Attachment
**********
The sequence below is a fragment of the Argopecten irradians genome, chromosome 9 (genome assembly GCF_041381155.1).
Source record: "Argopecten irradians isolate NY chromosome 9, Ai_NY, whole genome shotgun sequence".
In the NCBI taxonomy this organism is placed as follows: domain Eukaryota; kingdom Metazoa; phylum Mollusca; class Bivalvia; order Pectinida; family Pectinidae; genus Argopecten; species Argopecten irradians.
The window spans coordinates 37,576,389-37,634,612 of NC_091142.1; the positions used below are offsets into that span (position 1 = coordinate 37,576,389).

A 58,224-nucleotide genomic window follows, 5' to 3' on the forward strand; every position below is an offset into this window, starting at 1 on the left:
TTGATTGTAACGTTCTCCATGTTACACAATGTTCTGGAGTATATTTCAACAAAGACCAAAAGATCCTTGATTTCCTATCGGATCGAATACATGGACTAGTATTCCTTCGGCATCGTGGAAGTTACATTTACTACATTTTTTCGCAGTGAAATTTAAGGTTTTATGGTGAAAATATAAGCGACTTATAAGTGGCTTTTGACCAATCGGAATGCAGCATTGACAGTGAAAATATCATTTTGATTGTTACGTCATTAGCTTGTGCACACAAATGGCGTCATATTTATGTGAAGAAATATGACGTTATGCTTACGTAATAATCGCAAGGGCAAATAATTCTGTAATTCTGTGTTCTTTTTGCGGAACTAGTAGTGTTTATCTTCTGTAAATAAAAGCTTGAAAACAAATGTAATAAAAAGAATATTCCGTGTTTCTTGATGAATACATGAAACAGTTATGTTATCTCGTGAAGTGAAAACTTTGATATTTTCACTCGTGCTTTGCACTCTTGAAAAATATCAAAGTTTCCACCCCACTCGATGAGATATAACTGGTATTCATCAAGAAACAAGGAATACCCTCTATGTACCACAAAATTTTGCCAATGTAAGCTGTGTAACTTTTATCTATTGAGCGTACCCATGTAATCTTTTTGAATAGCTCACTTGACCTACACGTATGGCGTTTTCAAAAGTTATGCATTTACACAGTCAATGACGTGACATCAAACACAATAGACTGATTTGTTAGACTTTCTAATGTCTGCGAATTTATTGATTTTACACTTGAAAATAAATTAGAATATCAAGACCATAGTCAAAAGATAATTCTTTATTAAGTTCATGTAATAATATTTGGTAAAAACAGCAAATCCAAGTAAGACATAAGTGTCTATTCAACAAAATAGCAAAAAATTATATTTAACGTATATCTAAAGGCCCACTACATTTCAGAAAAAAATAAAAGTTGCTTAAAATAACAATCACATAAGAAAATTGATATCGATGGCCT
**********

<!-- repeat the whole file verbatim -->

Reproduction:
The sequence below is a fragment of the Argopecten irradians genome, chromosome 9 (genome assembly GCF_041381155.1).
Source record: "Argopecten irradians isolate NY chromosome 9, Ai_NY, whole genome shotgun sequence".
In the NCBI taxonomy this organism is placed as follows: domain Eukaryota; kingdom Metazoa; phylum Mollusca; class Bivalvia; order Pectinida; family Pectinidae; genus Argopecten; species Argopecten irradians.
The window spans coordinates 37,576,389-37,634,612 of NC_091142.1; the positions used below are offsets into that span (position 1 = coordinate 37,576,389).

A 58,224-nucleotide genomic window follows, 5' to 3' on the forward strand; every position below is an offset into this window, starting at 1 on the left:
TTGATTGTAACGTTCTCCATGTTACACAATGTTCTGGAGTATATTTCAACAAAGACCAAAAGATCCTTGATTTCCTATCGGATCGAATACATGGACTAGTATTCCTTCGGCATCGTGGAAGTTACATTTACTACATTTTTTCGCAGTGAAATTTAAGGTTTTATGGTGAAAATATAAGCGACTTATAAGTGGCTTTTGACCAATCGGAATGCAGCATTGACAGTGAAAATATCATTTTGATTGTTACGTCATTAGCTTGTGCACACAAATGGCGTCATATTTATGTGAAGAAATATGACGTTATGCTTACGTAATAATCGCAAGGGCAAATAATTCTGTAATTCTGTGTTCTTTTTGCGGAACTAGTAGTGTTTATCTTCTGTAAATAAAAGCTTGAAAACAAATGTAATAAAAAGAATATTCCGTGTTTCTTGATGAATACATGAAACAGTTATGTTATCTCGTGAAGTGAAAACTTTGATATTTTCACTCGTGCTTTGCACTCTTGAAAAATATCAAAGTTTCCACCCCACTCGATGAGATATAACTGGTATTCATCAAGAAACAAGGAATACCCTCTATGTACCACAAAATTTTGCCAATGTAAGCTGTGTAACTTTTATCTATTGAGCGTACCCATGTAATCTTTTTGAATAGCTCACTTGACCTACACGTATGGCGTTTTCAAAAGTTATGCATTTACACAGTCAATGACGTGACATCAAACACAATAGACTGATTTGTTAGACTTTCTAATGTCTGCGAATTTATTGATTTTACACTTGAAAATAAATTAGAATATCAAGACCATAGTCAAAAGATAATTCTTTATTAAGTTCATGTAATAATATTTGGTAAAAACAGCAAATCCAAGTAAGACATAAGTGTCTATTCAACAAAATAGCAAAAAATTATATTTAACGTATATCTAAAGGCCCACTACATTTCAGAAAAAAATAAAAGTTGCTTAAAATAACAATCACATAAGAAAATTGATATCGATGGCCT